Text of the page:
reviewed by Rachael Clyne
Documentary Series, BBC2
Like many of us goddess lovers, I awaited this programme with bated breath. I have always enjoyed the ever-popular Bettany Hughes’ views on ancient history, especially her programmes about Minoan civilisation. I guess like many, I felt glad that at least the topic has been raised for public opinion, whilst left frustrated at the inevitable skating over surfaces and sound-bite mentions of whole swathes of civilisation.
The first episode set the scene with the Victorian patriarchal museum curators who hid Neolithic fertility figures in the basement, disgusted by their blatant sexuality. Basements figured large in this episode with the knowledge that Cybele’s (oddly pronounced ‘Kibbly’ by Hughes) temple was obliterated by the massive structure of the Vatican that now sits on top of her shrine, (as indeed so many Christian churches are placed atop older shrines). I found myself fascinated by the parallel between the self-castration offerings of her priests in mass ceremonies, and the priestly celibacy demanded by the Catholic Church. There’s got to be a poem here somewhere.
Whilst the early Anatolian temples were mentioned, Maltese temples which are built in the female shape were not. And while the first image we saw was of the Minoan snake goddess, her central role in that goddess civilisation was not discussed.
The continuing Hindu festivals devoted to Durga and Kali were a welcome inclusion and I enjoyed the contributions of the Indian women scholars interviewed. It was also great to see men celebrating their relationship with Mother Goddess even in her fiercest aspects and carrying her colourful images back to the Ganges for recycling.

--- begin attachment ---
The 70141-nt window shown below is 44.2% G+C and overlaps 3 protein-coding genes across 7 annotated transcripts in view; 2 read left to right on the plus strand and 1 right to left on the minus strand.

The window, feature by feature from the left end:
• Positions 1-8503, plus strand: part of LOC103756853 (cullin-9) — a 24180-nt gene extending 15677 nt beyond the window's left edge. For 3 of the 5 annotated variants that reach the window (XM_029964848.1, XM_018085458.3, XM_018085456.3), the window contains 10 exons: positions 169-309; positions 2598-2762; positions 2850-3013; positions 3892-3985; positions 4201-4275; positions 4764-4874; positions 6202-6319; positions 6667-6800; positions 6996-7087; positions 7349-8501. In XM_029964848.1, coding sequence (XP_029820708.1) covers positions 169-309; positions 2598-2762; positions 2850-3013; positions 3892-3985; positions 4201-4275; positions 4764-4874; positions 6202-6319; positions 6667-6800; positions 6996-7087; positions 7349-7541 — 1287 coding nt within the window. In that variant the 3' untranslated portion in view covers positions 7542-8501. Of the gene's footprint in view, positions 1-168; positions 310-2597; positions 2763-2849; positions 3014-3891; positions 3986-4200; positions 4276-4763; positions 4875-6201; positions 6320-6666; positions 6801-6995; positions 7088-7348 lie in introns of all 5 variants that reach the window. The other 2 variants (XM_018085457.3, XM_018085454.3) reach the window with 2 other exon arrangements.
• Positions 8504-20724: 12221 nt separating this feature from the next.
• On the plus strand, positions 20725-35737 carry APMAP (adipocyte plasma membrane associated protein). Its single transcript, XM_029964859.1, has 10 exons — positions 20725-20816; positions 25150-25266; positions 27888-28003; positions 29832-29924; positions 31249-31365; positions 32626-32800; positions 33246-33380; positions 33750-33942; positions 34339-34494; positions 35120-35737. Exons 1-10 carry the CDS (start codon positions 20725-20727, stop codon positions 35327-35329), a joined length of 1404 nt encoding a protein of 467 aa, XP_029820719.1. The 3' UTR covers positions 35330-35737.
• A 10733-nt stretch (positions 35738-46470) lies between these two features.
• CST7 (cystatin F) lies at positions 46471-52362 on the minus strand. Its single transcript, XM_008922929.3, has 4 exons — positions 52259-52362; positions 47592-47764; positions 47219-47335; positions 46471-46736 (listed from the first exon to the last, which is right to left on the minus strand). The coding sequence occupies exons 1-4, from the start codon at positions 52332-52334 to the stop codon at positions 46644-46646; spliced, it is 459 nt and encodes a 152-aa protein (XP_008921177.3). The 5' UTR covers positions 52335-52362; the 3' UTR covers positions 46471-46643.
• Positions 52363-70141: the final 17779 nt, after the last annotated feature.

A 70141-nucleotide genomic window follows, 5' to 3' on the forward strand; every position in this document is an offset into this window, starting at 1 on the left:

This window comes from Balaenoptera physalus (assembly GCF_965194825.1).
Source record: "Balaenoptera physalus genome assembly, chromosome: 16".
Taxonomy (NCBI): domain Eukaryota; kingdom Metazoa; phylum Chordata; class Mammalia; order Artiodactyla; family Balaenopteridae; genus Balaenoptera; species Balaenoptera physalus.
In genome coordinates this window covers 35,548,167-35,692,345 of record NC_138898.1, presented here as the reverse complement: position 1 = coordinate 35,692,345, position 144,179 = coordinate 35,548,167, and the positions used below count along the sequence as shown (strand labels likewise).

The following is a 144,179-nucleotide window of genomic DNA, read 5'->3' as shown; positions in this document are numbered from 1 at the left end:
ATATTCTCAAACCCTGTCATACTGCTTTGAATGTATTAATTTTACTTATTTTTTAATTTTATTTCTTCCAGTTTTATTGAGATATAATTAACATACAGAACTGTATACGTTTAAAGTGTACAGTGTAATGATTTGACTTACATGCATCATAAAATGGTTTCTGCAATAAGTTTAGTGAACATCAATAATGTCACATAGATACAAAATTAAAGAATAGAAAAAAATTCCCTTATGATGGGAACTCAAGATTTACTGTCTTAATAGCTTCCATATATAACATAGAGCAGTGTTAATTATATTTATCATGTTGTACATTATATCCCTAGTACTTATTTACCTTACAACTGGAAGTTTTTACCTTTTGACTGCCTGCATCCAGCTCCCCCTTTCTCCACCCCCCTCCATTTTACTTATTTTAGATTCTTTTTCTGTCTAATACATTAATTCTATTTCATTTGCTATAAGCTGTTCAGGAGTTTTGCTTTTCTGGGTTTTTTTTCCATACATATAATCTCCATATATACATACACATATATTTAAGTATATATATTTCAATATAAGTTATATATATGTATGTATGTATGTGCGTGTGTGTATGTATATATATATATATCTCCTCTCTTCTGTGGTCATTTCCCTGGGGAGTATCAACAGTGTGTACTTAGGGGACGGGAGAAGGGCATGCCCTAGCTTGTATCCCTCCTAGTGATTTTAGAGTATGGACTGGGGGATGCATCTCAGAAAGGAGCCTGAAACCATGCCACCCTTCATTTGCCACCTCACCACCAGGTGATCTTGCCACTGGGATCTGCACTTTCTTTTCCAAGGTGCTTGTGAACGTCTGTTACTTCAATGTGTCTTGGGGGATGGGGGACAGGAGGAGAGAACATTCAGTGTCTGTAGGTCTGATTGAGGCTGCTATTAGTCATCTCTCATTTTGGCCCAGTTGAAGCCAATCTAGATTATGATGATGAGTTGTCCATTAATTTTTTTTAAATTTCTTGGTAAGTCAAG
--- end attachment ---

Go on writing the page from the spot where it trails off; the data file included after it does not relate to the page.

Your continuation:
The second episode focused on the role of priestesses and especially the cult of Aphrodite. It mentioned priestess oracles such as the one at Delphi and described in detail the significance of the Vestal Virgins in maintaining the spirit of Rome, including the particularly tragic tale of one the Virgins who transgressed her virginal state and was condemned to be entombed alive.
The final episode focused on the major part women played in the earliest days of the patriarchal religions. Hughes detailed two Muslim matriarchs: Kadija, a wealthy woman who was the first Muslim convert as well as Mohammed’s employer and consort, and Aisha, who was later the prophet’s wife and became a notable teacher of Islam after his death. Also mentioned was Theodora, the Empress-wife of the Byzantine Emperor Justinian, who passed many enlightened laws to safeguard women’s rights. Another figure was Wu Ze Tien, a Buddhist nun who first became the Emperor’s wife and eventually Emperor of China in her own right, helping to spread Buddhism through China in 800 CE. Needless to say, like the Pharaoh Hatshepsut, her image and name were expunged and removed by priests after her death. Finally, Rome’s catacombs reveal portraits of early Christian priestesses who travelled and taught the gospel, until St Augustine put a stop to women in the priesthood.
"Divine Women" was broadcast on BBC2 in three hour-long programmes, and is currently being repeated in short chapters for use in schools. You can still read more about the programme and order a free booklet from the Open University's Open Learn website.
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